A Nun’s Life is blessed to have today’s post written by guest blogger Karol Bartlett.

I have always loved reading about food; be it the history behind recipes, food culture, food memories and all the places in-between. Recently, I picked up the summer issue of Gastronomica: the Journal of Food and Culture and was unexpectedly delighted to find an article entitled “Of Raspberries and Religion” by Susan H. Swetnam, a Professor of English at Idaho State University.

RaspberriesProfessor Swetnam writes about the Benedictine Sisters at the Monastery of Saint Gertrude in Cottonwood, ID, from their arrival in Cottonwood in 1909 through the present. Integral in her discussion is the importance of a raspberry patch that started with canes donated by laypeople about the time of Vatican II. Through dedicated hard work and loving care, the patch grew and began to produce more raspberries than the nuns could consume.

Surplus berries are now made into jam and are also the main feature at the Saint Gertrude’s Annual Raspberry Festival where people come from miles around to enjoy raspberry shortcake. All proceeds go to support the work of the Sisters.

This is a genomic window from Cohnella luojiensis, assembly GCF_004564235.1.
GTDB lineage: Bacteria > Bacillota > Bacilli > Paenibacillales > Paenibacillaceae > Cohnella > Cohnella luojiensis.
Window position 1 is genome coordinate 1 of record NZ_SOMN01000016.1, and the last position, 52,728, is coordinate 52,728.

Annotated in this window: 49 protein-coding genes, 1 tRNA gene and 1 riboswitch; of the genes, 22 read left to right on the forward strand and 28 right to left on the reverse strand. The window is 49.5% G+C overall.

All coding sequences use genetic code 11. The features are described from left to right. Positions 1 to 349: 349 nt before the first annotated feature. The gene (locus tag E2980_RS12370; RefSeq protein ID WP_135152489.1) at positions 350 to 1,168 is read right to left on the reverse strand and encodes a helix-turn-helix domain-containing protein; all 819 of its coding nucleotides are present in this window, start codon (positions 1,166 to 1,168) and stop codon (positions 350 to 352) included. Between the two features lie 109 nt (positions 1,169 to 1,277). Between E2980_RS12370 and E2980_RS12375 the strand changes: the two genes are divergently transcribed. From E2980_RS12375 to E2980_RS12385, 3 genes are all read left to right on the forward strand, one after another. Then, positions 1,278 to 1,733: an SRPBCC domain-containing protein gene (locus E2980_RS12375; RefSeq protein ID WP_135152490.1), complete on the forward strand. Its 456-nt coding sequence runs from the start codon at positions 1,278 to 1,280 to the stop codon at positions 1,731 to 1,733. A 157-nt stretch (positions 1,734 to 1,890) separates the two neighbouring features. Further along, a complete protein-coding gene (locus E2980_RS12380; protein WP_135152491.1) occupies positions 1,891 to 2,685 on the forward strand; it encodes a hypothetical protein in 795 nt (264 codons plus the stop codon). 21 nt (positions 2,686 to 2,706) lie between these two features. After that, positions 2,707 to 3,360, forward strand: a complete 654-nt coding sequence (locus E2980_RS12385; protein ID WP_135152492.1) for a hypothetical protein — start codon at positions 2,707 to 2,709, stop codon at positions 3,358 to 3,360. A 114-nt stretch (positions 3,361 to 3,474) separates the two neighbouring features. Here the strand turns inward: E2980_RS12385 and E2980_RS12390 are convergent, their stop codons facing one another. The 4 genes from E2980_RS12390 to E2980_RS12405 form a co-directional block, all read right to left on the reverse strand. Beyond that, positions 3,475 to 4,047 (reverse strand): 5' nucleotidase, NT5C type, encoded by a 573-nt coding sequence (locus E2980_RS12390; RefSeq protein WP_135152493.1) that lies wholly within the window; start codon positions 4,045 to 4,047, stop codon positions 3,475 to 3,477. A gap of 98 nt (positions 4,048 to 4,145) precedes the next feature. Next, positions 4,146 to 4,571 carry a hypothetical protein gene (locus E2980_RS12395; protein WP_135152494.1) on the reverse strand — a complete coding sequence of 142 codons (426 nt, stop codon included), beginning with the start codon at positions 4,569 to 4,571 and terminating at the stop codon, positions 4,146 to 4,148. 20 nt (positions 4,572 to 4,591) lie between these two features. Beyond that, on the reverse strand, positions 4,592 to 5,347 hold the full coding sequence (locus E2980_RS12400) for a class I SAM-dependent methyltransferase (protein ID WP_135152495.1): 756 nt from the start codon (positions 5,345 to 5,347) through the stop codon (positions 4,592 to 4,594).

The story of the raspberries offers a glimpse into how these Benedictine women embraced the challenges set forth by Vatican II. With a joyfully optimistic theology based on God’s unconditional “loving kindness,” to use Saint Gertrude’s word, the sisters have incorporated the raspberries into their Benedictine lives of work, hospitality, ecospirituality, and even the story of Saint Gertrude herself, “taking delight in the sweetness of God’s love.” Professor Swetnam writes “Every time the sisters enter their garden, kitchen, and dining room, they are invited to enact a hybrid sense of vocation, simultaneously affirming their loyalty to the spiritual concerns of their tradition, to temporal priorities, and to the spirit of their founder.”

As I finished reading the article, I found myself going back to something the author had quoted—a single sentence from the Philosophy of Land Use, written in 1993 by the Sisters of the Monastery of Saint Gertrude: “Listening with the ear of our heart to the wisdom expressed through creation opens us to the deeper reality of God in our lives.”

What is the “raspberry” in your life that continues to draw you to God? When was the last time you worked physically close to the earth and  heard God’s voice? Do you remember the message? Do you have something in abundance that can be shared with someone?